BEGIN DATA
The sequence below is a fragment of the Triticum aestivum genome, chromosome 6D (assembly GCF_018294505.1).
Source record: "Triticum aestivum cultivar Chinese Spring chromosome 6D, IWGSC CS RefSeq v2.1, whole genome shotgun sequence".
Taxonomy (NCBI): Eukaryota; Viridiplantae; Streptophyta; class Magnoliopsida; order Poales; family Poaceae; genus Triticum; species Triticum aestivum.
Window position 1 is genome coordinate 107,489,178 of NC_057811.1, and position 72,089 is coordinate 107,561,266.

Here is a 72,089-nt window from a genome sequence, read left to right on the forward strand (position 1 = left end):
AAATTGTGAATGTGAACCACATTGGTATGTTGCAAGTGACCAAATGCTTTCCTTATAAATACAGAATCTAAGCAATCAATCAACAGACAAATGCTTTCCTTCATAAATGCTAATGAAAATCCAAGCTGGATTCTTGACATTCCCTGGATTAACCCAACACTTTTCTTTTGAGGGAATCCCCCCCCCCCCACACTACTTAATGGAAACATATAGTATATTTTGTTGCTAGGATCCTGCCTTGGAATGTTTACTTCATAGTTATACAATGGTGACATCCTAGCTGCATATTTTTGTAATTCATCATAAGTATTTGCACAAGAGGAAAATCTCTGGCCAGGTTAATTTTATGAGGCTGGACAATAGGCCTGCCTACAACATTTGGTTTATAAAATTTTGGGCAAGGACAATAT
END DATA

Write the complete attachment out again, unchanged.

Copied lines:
The sequence below is a fragment of the Triticum aestivum genome, chromosome 6D (assembly GCF_018294505.1).
Source record: "Triticum aestivum cultivar Chinese Spring chromosome 6D, IWGSC CS RefSeq v2.1, whole genome shotgun sequence".
Taxonomy (NCBI): Eukaryota; Viridiplantae; Streptophyta; class Magnoliopsida; order Poales; family Poaceae; genus Triticum; species Triticum aestivum.
Window position 1 is genome coordinate 107,489,178 of NC_057811.1, and position 72,089 is coordinate 107,561,266.

Here is a 72,089-nt window from a genome sequence, read left to right on the forward strand (position 1 = left end):
AAATTGTGAATGTGAACCACATTGGTATGTTGCAAGTGACCAAATGCTTTCCTTATAAATACAGAATCTAAGCAATCAATCAACAGACAAATGCTTTCCTTCATAAATGCTAATGAAAATCCAAGCTGGATTCTTGACATTCCCTGGATTAACCCAACACTTTTCTTTTGAGGGAATCCCCCCCCCCCCACACTACTTAATGGAAACATATAGTATATTTTGTTGCTAGGATCCTGCCTTGGAATGTTTACTTCATAGTTATACAATGGTGACATCCTAGCTGCATATTTTTGTAATTCATCATAAGTATTTGCACAAGAGGAAAATCTCTGGCCAGGTTAATTTTATGAGGCTGGACAATAGGCCTGCCTACAACATTTGGTTTATAAAATTTTGGGCAAGGACAATAT